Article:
Abnormality of sinoatrial node (SAN) function or
The syndrome may be acquired or congenital.
Between 2 and 6% of cases are familial and inherited as an autosomal
Sinoatrial node depolarization is irregular or
fails, resulting in bradycardia or sinus arrest. In the presence of sinus
arrest or extreme sinus bradycardia, a junctional escape rhythm may develop.
Irregular depolarization of the sinus node, however, causes paroxysms of
tachycardia (supraventricular tachycardia/atrial fibrillation) between
episodes of bradycardia. Acquired causes include surgical trauma, fibrous,
inflammatory, or degenerative infiltration of the sinus node and ischemia.
Clinical history, ECG with or without Holter monitoring.
May remain asymptomatic. Symptoms include
dizziness, syncope, palpitations, and chest pain. A 12-lead ECG should be
examined for sinus bradycardia, sinus arrest, and junctional escape rhythm;
however, a single recording may appear normal. Continuous monitoring may be
necessary to demonstrate alternating episodes of bradycardia and
tachycardia. Episodes of tachycardia may be controlled with digoxin or beta
blockade. If beta blockade is used, cardiac pacing (dual-mode, dual-pacing,
dual-sensing) usually becomes necessary to prevent profound bradycardia.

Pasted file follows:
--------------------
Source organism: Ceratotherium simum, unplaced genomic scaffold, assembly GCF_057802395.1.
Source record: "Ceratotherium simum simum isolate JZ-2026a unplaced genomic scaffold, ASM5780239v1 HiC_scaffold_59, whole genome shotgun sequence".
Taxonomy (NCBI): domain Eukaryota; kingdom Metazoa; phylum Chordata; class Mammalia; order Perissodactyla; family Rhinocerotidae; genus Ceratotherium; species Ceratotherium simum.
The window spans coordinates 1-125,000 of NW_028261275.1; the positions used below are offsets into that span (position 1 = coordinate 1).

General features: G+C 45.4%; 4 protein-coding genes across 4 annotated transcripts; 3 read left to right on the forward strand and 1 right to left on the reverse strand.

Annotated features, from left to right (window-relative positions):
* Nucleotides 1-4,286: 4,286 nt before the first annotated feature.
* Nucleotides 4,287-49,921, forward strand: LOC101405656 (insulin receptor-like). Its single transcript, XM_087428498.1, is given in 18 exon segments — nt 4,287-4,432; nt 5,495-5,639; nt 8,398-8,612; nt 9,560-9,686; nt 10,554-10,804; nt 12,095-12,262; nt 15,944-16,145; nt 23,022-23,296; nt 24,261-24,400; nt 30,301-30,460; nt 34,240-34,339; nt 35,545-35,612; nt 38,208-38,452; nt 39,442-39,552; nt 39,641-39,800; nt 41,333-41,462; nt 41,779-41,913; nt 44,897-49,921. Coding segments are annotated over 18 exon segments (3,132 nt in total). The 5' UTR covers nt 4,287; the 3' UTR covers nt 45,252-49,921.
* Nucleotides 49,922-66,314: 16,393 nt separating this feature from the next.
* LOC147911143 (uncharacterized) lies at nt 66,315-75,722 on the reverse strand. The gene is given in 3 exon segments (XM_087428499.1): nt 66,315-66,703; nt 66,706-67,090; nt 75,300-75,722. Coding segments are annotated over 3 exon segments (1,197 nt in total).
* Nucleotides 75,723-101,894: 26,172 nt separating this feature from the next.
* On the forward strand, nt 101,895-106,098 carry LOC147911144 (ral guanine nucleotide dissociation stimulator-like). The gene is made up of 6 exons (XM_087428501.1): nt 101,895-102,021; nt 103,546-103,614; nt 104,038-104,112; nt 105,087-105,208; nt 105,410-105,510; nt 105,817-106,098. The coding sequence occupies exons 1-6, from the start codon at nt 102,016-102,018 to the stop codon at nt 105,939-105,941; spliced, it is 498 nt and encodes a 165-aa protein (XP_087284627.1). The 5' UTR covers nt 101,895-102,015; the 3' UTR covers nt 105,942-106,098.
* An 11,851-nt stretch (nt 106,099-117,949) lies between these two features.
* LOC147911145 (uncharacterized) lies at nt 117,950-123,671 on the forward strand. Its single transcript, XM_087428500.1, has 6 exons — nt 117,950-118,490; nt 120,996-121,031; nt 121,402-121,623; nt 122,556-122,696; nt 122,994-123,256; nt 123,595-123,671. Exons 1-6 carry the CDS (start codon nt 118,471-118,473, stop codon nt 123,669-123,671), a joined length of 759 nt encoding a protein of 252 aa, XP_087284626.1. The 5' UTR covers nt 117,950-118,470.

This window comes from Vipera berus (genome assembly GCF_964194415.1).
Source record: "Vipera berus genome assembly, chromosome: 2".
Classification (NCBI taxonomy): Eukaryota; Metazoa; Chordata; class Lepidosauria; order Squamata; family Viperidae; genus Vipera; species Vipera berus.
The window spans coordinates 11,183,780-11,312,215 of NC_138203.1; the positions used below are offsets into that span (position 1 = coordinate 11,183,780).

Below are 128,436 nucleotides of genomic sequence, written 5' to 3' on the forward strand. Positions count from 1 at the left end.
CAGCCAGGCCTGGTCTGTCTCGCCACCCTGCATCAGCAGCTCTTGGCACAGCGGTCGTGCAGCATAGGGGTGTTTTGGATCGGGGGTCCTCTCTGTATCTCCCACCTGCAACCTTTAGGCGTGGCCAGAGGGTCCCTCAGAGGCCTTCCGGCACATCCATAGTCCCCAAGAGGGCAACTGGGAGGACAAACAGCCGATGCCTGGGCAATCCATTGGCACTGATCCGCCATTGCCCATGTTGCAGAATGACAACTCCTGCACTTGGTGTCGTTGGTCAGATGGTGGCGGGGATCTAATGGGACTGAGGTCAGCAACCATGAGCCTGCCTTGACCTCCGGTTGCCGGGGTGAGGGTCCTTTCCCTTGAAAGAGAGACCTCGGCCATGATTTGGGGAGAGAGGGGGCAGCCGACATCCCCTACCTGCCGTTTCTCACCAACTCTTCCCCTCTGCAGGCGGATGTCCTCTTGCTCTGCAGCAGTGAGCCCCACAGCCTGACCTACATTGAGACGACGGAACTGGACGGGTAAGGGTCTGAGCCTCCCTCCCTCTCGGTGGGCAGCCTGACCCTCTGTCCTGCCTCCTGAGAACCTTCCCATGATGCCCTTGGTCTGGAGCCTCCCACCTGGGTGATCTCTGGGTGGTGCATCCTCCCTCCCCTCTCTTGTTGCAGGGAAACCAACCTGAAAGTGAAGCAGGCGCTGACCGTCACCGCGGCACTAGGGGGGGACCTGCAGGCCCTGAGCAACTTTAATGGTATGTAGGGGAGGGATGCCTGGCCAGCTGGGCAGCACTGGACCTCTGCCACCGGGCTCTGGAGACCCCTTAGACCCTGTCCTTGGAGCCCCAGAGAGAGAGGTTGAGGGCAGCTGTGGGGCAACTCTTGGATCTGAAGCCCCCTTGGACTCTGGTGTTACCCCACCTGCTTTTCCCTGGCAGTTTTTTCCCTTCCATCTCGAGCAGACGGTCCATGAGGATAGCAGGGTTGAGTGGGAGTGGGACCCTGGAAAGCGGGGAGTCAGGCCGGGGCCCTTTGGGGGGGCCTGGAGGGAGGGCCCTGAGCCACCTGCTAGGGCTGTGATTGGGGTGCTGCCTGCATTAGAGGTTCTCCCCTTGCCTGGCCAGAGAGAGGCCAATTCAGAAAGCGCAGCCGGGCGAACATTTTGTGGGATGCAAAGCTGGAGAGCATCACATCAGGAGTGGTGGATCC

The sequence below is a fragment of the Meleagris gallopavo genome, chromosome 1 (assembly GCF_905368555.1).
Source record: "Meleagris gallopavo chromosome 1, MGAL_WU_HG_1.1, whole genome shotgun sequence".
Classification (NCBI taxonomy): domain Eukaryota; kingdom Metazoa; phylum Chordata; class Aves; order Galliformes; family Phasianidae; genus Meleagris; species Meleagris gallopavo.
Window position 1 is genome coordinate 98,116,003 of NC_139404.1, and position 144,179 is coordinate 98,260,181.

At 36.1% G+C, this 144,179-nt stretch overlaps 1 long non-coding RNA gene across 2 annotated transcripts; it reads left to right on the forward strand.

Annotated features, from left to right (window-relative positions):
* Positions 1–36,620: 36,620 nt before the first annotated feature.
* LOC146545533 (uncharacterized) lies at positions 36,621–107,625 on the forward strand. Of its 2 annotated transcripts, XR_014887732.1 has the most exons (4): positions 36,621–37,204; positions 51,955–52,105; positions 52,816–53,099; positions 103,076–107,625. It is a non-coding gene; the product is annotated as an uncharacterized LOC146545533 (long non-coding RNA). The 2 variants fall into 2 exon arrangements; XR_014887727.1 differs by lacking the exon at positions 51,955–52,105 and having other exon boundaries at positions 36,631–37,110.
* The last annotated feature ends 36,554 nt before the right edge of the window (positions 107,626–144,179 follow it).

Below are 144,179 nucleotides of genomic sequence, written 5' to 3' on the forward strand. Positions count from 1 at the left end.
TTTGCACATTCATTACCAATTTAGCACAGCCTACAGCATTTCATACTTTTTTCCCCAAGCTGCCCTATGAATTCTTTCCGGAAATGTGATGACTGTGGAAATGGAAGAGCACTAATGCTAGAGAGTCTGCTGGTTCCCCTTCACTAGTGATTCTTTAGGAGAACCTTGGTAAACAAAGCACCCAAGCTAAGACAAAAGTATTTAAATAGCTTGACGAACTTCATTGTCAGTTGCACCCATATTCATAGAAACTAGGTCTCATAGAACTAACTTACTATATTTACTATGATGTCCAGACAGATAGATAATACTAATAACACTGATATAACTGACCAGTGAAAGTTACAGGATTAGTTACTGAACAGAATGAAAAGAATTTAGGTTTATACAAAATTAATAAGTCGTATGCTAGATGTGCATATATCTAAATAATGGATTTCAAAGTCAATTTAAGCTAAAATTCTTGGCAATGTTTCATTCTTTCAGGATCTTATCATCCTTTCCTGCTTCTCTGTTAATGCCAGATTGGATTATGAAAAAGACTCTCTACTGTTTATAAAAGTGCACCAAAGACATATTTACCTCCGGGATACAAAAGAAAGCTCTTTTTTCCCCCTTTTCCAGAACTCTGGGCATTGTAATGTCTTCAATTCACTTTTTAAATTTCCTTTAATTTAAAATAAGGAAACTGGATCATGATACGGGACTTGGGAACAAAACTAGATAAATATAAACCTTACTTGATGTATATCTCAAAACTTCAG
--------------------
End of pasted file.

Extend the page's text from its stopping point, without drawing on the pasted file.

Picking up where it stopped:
Acquired sick sinus syndrome may be caused by lithium and carbamazepine
Obtain a complete medical history of
frequency of syncope/palpitations, drug history, and pacemaker details. Attempt to define
etiology of the sick sinus syndrome in the individual patient may be impossible. If the
syndrome is newly diagnosed, consider temporary pacing. Cardiovascular
assessment: review recent ECG(s). Further investigations must be carried on
medical grounds. Metabolic considerations: check serum electrolytes.
Decreased systemic vascular resistance
caused by volatile agents or major regional blockade may result in profound
hypotension because a reflex tachycardia is not generated. Stroke volume is
the primary determinant of cardiac output, therefore myocardial
contractility and optimal filling pressures should be maintained. Complete
atrioventricular block during anesthesia is also reported.
Atropine will not treat the
bradycardia. Chronotropic agents have minimal effect on heart rate.
Burt D: The sick sinus syndrome: A complication during anesthesia.
Iinuma Y, Maruyama K, Hara K. Complete atrioventricular block during anesthesia in a
patient with sick sinus syndrome under atrial pacing. J Anesth 19(1):92, 2005.
Underwood S, Glynn C: Sick sinus syndrome manifest after spinal anesthesia.
Zipes DP. Specific arrhythmias: diagnosis and treatment, in Braunwald E
(ed): Heart Disease: A Textbook of Cardiovascular Medicine. 5th ed. Philadelphia, WB Saunders, 1996, pp.